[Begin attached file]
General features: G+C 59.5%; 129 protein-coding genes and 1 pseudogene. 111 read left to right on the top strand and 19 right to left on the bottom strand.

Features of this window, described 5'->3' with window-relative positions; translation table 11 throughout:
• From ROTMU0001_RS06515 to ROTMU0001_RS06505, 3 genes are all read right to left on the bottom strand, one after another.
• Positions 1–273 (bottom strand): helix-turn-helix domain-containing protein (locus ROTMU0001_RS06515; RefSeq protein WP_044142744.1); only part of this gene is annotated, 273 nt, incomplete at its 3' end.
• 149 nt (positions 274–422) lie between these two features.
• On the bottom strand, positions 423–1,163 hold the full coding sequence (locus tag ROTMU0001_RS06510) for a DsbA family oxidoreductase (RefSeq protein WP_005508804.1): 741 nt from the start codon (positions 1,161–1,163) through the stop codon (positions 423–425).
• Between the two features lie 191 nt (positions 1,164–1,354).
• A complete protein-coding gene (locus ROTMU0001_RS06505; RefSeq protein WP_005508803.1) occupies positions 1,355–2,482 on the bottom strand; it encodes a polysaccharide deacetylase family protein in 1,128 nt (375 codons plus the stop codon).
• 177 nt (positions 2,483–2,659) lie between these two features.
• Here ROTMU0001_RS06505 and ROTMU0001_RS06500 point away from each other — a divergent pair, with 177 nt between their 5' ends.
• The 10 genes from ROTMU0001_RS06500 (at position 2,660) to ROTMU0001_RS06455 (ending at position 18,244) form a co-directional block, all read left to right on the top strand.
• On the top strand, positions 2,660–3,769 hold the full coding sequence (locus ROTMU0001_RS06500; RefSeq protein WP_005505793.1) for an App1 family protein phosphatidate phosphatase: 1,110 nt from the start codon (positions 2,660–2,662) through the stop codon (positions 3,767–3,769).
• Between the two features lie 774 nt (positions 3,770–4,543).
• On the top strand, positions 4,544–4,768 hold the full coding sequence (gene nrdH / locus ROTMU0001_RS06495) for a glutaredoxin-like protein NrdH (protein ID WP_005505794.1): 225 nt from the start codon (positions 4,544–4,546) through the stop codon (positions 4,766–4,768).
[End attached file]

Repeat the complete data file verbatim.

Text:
General features: G+C 59.5%; 129 protein-coding genes and 1 pseudogene. 111 read left to right on the top strand and 19 right to left on the bottom strand.

Features of this window, described 5'->3' with window-relative positions; translation table 11 throughout:
• From ROTMU0001_RS06515 to ROTMU0001_RS06505, 3 genes are all read right to left on the bottom strand, one after another.
• Positions 1–273 (bottom strand): helix-turn-helix domain-containing protein (locus ROTMU0001_RS06515; RefSeq protein WP_044142744.1); only part of this gene is annotated, 273 nt, incomplete at its 3' end.
• 149 nt (positions 274–422) lie between these two features.
• On the bottom strand, positions 423–1,163 hold the full coding sequence (locus tag ROTMU0001_RS06510) for a DsbA family oxidoreductase (RefSeq protein WP_005508804.1): 741 nt from the start codon (positions 1,161–1,163) through the stop codon (positions 423–425).
• Between the two features lie 191 nt (positions 1,164–1,354).
• A complete protein-coding gene (locus ROTMU0001_RS06505; RefSeq protein WP_005508803.1) occupies positions 1,355–2,482 on the bottom strand; it encodes a polysaccharide deacetylase family protein in 1,128 nt (375 codons plus the stop codon).
• 177 nt (positions 2,483–2,659) lie between these two features.
• Here ROTMU0001_RS06505 and ROTMU0001_RS06500 point away from each other — a divergent pair, with 177 nt between their 5' ends.
• The 10 genes from ROTMU0001_RS06500 (at position 2,660) to ROTMU0001_RS06455 (ending at position 18,244) form a co-directional block, all read left to right on the top strand.
• On the top strand, positions 2,660–3,769 hold the full coding sequence (locus ROTMU0001_RS06500; RefSeq protein WP_005505793.1) for an App1 family protein phosphatidate phosphatase: 1,110 nt from the start codon (positions 2,660–2,662) through the stop codon (positions 3,767–3,769).
• Between the two features lie 774 nt (positions 3,770–4,543).
• On the top strand, positions 4,544–4,768 hold the full coding sequence (gene nrdH / locus ROTMU0001_RS06495) for a glutaredoxin-like protein NrdH (protein ID WP_005505794.1): 225 nt from the start codon (positions 4,544–4,546) through the stop codon (positions 4,766–4,768).